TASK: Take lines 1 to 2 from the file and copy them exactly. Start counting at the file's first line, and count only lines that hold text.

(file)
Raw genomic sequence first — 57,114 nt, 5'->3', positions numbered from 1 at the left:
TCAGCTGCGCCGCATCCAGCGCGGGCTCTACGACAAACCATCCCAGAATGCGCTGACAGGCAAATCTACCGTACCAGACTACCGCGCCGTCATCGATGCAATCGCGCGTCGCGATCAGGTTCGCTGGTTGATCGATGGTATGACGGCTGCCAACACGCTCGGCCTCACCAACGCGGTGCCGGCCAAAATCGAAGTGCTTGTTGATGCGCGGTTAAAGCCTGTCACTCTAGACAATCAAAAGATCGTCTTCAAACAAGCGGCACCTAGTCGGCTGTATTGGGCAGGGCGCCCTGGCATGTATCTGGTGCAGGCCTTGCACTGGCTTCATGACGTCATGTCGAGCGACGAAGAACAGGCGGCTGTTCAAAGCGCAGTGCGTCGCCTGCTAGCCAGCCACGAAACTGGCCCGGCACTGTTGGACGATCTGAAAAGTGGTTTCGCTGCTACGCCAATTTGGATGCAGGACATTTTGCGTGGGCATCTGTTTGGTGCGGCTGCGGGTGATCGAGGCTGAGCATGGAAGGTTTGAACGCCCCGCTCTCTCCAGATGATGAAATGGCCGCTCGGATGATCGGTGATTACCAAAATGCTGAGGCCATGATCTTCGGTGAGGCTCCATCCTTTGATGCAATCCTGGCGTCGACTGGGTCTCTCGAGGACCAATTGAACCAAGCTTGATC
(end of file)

Raw genomic sequence first — 57,114 nt, 5'->3', positions numbered from 1 at the left:
TCAGCTGCGCCGCATCCAGCGCGGGCTCTACGACAAACCATCCCAGAATGCGCTGACAGGCAAATCTACCGTACCAGACTACCGCGCCGTCATCGATGCAATCGCGCGTCGCGATCAGGTTCGCTGGTTGATCGATGGTATGACGGCTGCCAACACGCTCGGCCTCACCAACGCGGTGCCGGCCAAAATCGAAGTGCTTGTTGATGCGCGGTTAAAGCCTGTCACTCTAGACAATCAAAAGATCGTCTTCAAACAAGCGGCACCTAGTCGGCTGTATTGGGCAGGGCGCCCTGGCATGTATCTGGTGCAGGCCTTGCACTGGCTTCATGACGTCATGTCGAGCGACGAAGAACAGGCGGCTGTTCAAAGCGCAGTGCGTCGCCTGCTAGCCAGCCACGAAACTGGCCCGGCACTGTTGGACGATCTGAAAAGTGGTTTCGCTGCTACGCCAATTTGGATGCAGGACATTTTGCGTGGGCATCTGTTTGGTGCGGCTGCGGGTGATCGAGGCTGAGCATGGAAGGTTTGAACGCCCCGCTCTCTCCAGATGATGAAATGGCCGCTCGGATGATCGGTGATTACCAAAATGCTGAGGCCATGATCTTCGGTGAGGCTCCATCCTTTGATGCAATCCTGGCGTCGACTGGGTCTCTCGAGGACCAATTGAACCAAGCTTGATC